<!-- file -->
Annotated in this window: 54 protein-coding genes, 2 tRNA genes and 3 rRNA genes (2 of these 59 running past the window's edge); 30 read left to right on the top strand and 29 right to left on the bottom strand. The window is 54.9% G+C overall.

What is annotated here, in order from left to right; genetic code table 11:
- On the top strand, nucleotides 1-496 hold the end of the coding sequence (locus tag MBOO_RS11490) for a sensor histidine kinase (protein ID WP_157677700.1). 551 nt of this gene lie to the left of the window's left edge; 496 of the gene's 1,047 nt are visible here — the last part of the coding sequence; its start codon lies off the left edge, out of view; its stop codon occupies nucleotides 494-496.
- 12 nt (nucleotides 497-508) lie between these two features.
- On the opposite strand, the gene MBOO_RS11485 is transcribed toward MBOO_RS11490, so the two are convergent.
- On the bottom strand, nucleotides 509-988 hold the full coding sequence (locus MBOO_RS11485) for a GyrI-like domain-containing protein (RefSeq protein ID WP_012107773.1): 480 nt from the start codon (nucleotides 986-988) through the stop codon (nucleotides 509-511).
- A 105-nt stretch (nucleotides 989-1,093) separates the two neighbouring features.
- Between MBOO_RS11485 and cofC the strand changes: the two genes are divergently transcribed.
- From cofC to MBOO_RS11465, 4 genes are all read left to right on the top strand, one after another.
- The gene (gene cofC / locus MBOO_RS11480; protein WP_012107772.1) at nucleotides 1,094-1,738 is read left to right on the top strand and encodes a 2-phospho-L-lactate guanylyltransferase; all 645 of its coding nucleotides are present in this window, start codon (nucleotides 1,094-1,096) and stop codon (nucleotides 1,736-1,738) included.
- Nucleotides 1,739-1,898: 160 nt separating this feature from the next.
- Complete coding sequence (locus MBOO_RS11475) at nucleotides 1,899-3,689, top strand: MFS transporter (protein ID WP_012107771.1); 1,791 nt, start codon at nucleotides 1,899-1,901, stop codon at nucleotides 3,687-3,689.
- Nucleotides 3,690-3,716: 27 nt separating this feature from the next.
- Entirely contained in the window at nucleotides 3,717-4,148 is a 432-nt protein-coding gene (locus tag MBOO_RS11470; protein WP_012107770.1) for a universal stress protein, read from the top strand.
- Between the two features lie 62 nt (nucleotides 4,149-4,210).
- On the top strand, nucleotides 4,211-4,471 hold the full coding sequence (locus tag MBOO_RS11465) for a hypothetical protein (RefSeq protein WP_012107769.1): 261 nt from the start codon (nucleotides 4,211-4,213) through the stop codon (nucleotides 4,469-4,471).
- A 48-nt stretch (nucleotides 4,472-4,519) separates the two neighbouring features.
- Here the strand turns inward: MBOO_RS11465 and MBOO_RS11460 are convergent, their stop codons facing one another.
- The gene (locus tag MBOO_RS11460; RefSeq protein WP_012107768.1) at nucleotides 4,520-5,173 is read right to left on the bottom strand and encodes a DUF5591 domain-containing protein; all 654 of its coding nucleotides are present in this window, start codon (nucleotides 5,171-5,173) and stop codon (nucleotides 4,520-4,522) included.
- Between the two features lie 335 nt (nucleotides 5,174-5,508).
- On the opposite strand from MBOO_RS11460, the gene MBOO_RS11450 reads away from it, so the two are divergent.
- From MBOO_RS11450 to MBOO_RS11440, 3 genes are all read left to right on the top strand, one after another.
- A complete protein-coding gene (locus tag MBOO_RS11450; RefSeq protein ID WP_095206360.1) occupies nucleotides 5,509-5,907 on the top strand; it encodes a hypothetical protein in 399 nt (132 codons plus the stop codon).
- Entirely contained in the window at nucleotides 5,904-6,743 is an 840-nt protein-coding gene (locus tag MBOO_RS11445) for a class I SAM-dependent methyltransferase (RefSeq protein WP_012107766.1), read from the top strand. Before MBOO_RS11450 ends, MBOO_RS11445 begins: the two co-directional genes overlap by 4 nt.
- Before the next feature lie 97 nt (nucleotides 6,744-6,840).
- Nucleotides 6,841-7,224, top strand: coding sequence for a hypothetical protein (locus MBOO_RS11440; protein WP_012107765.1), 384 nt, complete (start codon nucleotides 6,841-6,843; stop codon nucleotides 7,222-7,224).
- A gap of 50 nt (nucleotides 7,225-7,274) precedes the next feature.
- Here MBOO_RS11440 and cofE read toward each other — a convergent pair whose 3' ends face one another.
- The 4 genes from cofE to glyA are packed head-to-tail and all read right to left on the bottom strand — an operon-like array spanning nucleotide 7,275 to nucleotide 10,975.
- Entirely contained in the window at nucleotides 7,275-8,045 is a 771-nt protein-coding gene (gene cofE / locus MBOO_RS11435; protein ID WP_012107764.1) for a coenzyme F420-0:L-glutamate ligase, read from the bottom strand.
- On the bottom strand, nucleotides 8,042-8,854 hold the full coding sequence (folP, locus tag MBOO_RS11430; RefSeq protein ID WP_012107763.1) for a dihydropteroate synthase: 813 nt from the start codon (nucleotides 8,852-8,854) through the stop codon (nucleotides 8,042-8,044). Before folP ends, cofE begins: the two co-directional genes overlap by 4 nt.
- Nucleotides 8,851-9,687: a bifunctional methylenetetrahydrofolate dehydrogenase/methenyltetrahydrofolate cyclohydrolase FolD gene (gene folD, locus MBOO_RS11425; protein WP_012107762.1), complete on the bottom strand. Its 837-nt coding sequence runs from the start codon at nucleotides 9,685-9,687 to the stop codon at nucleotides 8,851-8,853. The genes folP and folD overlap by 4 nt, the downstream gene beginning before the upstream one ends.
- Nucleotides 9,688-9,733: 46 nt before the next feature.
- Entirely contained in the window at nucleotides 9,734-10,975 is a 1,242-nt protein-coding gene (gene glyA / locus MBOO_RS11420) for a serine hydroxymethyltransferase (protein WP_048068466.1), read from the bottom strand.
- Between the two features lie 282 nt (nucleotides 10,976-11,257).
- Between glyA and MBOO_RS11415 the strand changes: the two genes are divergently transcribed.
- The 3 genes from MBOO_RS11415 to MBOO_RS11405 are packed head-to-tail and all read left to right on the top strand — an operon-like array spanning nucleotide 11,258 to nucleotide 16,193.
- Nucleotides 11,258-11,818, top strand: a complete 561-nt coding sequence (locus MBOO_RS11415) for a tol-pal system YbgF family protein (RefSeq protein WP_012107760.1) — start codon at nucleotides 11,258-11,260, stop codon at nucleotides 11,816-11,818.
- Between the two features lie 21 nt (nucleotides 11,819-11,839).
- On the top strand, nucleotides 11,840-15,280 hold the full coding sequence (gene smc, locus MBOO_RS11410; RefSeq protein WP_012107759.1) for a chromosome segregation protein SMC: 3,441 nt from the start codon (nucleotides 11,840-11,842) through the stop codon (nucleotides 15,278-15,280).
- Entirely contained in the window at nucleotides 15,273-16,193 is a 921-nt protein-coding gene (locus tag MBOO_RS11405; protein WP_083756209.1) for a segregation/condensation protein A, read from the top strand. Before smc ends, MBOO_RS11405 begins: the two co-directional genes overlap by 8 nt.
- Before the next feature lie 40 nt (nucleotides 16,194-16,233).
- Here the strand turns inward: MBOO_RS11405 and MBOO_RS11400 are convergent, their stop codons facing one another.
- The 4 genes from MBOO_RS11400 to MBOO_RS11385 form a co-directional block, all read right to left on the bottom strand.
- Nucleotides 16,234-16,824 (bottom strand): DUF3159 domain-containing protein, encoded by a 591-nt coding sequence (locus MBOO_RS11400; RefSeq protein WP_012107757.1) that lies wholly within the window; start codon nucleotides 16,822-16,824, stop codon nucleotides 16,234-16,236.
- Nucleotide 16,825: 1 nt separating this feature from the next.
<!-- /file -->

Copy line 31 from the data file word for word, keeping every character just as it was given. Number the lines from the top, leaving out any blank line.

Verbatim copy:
- On the bottom strand, nucleotides 8,042-8,854 hold the full coding sequence (folP, locus tag MBOO_RS11430; RefSeq protein ID WP_012107763.1) for a dihydropteroate synthase: 813 nt from the start codon (nucleotides 8,852-8,854) through the stop codon (nucleotides 8,042-8,044). Before folP ends, cofE begins: the two co-directional genes overlap by 4 nt.